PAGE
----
Walter Hopps, Robert Rauschenberg: The Early 1950s (Houston: Menil Foundation and Houston Fine Art Press, 1991), 29, 44, 49 (ill.).
———, Robert Rauschenberg: The Early 1950s (Houston: Menil Foundation, 1991), 9 (ill.), 14, 16, 30. Produced for the Menil presentation only.
Jo Ann Lewis, “Rauschenberg, Bright and Early; Accomplished Works of the Young Artist, at the Corcoran,” Washington Post, June 15, 1991.
Roberta Smith, “Robert Rauschenberg, At Home and Abroad,” New York Times, August 6, 1991, (ill.).
Fred Camper, “The Unordered Universe: Robert Rauschenberg: The Early 1950s at the Museum of Contemporary Art, Chicago,” Chicago Reader, March 26–April 1, 1992, 31.
Frances Colpitt, “Rauschenberg: In the Beginning,” Art in America 80, no. 4 (April 1992): 126 (ill.), 127.
Lisa Phillips, Beat Culture and the New America: 1950–1965 (New York: Whitney Museum of American Art, 1995), 51 (ill.), 275.
Patricia Holt, “The Beats Go On at de Young—Landmark Exhibit Celebrates Rise of Free Thought,” San Francisco Chronicle, October 4, 1996.
Walter Hopps and Susan Davidson, eds., Robert Rauschenberg: A Retrospective (New York: Solomon R. Guggenheim Museum, 1997), 35, 44, 51 (ill.).
Yve-Alain Bois, “Early Lead,” Artforum 36, no. 1 (September 1997): 97.
Michael Kimmelman, “Clowning Inventively with Stuff of Beauty,” New York Times, September 19, 1997.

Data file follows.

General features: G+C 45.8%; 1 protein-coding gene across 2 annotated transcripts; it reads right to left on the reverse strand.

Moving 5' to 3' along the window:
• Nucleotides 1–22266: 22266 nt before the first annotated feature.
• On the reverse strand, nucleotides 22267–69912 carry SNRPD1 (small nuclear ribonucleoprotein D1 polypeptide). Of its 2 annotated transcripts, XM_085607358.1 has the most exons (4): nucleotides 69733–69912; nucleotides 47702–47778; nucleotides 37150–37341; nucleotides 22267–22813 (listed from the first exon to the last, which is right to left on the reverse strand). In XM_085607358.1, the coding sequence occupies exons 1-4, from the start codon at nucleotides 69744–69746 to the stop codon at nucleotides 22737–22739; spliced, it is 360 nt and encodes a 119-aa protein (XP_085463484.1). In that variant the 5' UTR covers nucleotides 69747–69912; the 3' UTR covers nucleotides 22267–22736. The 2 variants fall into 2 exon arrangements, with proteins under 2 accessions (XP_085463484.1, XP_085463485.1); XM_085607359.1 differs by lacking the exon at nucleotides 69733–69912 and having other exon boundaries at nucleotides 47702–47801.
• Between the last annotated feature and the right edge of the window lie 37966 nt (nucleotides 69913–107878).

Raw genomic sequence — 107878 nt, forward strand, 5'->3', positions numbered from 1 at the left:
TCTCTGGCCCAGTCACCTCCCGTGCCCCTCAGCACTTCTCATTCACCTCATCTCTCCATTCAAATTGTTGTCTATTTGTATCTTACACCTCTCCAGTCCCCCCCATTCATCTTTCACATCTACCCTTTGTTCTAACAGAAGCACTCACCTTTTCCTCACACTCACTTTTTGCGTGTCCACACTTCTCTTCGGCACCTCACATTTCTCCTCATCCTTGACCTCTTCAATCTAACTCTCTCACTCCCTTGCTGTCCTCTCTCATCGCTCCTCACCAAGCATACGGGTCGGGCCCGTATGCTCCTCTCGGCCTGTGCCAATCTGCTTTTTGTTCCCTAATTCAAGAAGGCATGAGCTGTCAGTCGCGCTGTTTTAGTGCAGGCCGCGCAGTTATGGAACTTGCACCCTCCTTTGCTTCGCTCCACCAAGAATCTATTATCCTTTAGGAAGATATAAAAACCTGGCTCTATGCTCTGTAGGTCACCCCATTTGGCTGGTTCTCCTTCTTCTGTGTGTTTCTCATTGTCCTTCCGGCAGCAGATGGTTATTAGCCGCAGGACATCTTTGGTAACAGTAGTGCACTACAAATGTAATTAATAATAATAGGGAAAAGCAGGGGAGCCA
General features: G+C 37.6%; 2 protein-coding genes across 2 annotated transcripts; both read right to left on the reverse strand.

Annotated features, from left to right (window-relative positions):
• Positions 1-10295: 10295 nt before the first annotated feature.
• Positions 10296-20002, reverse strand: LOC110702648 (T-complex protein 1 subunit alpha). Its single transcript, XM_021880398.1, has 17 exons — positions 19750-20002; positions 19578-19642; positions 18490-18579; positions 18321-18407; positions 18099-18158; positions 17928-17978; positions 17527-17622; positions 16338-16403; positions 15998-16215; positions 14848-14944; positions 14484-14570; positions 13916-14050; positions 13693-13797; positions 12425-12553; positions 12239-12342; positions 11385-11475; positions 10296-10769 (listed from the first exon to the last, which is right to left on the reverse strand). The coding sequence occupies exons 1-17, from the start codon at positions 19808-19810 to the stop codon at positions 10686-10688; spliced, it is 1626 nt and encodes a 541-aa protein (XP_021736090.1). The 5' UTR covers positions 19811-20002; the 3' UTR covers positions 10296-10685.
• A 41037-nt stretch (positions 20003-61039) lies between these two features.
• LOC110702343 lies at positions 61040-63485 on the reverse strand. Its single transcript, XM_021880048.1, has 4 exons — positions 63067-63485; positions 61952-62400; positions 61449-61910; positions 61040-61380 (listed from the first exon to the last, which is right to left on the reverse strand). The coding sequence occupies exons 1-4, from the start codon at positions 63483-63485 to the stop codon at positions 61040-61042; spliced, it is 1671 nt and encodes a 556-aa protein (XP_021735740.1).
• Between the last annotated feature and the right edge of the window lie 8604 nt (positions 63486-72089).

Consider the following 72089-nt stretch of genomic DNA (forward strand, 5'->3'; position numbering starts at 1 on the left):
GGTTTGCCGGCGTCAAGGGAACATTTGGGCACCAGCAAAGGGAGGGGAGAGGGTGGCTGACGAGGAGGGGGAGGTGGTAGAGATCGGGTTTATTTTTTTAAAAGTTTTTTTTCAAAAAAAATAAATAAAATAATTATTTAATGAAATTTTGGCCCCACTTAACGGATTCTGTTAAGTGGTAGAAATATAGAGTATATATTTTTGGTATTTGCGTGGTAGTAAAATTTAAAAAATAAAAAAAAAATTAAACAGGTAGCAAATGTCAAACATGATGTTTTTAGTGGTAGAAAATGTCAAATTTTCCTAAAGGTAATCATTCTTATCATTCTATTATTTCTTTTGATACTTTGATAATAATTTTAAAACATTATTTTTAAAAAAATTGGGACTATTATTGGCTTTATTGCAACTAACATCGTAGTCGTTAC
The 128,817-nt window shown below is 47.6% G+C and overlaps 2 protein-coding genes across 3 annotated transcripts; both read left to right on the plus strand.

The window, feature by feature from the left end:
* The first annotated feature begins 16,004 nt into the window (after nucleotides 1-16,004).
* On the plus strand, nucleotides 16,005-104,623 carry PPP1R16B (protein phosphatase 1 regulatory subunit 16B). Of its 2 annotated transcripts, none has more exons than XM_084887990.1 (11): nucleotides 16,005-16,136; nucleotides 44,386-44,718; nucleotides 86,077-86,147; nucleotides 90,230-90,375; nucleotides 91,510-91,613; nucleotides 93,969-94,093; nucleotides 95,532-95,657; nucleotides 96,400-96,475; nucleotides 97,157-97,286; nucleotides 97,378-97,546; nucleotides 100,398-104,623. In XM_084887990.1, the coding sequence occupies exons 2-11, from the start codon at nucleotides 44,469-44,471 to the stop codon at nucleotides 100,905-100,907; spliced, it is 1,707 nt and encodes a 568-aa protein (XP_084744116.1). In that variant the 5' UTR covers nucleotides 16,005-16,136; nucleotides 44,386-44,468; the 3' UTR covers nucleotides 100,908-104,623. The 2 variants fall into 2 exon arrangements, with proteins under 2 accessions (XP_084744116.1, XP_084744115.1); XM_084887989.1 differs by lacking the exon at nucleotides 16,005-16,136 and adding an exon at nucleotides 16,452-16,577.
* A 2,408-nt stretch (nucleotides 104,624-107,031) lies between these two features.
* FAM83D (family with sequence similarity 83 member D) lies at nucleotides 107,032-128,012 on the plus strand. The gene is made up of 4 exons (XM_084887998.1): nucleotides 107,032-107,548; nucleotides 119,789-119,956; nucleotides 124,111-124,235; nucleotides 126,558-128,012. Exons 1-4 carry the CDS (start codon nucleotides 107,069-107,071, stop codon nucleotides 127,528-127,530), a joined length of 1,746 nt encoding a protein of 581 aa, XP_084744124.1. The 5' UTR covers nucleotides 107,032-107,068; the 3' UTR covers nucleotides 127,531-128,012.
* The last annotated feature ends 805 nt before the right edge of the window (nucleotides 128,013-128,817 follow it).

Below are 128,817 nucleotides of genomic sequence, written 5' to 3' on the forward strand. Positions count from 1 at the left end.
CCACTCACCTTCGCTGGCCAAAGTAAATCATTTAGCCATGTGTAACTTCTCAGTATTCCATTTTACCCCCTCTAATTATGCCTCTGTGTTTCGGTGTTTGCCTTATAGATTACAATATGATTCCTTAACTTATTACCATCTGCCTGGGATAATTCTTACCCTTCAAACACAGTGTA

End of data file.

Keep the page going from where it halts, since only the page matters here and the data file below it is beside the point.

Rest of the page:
Francine Prose, “Artifacts of the Age of Anxiety,” Wall Street Journal, September 25, 1997.
Jen Scoville, “Rauschenberg’s Repartee: Facetious Facets of the Retrospective in Houston,” Texas Monthly, 1998. Accessed June 23, 2013. http://www.texasmonthly.com/story/rauschenberg%E2%80%99s-repartee.
Janet Tyson, “Robert Rauschenberg reste saisi,” Le journal des arts, March 13, 1998.
Jeffrey Kastner, “Houston: Sins of Commission?,” ARTnews 97, no. 4 (April 1998): 52 (ill.).
Joachim Jäger, Das zivilisiert Bild: Robert Rauschenberg und seine Combine-Paintings der Jahre 1960–1962 (Klagenfurt, Austria: Ritter Verlag, 1999), 112.
Robert Rauschenberg, video interview by David A. Ross, Walter Hopps, Gary Garrels, and Peter Samis, San Francisco Museum of Modern Art, May 6, 1999, 4–6, 10–13, 45–46, 66. Unpublished transcript, SFMOMA Research Library and Archives, N 6537 .R27 A35 1999a.
Branden W. Joseph, “Blanc sur blanc: Robert Rauschenberg et John Cage,” Les Cahiers du Musée national d’art moderne, no. 71 (Spring 2000): 5, 6 (ill.), 26n3.
———, “White on White,” Critical Inquiry 27, no. 1 (Autumn 2000): 91.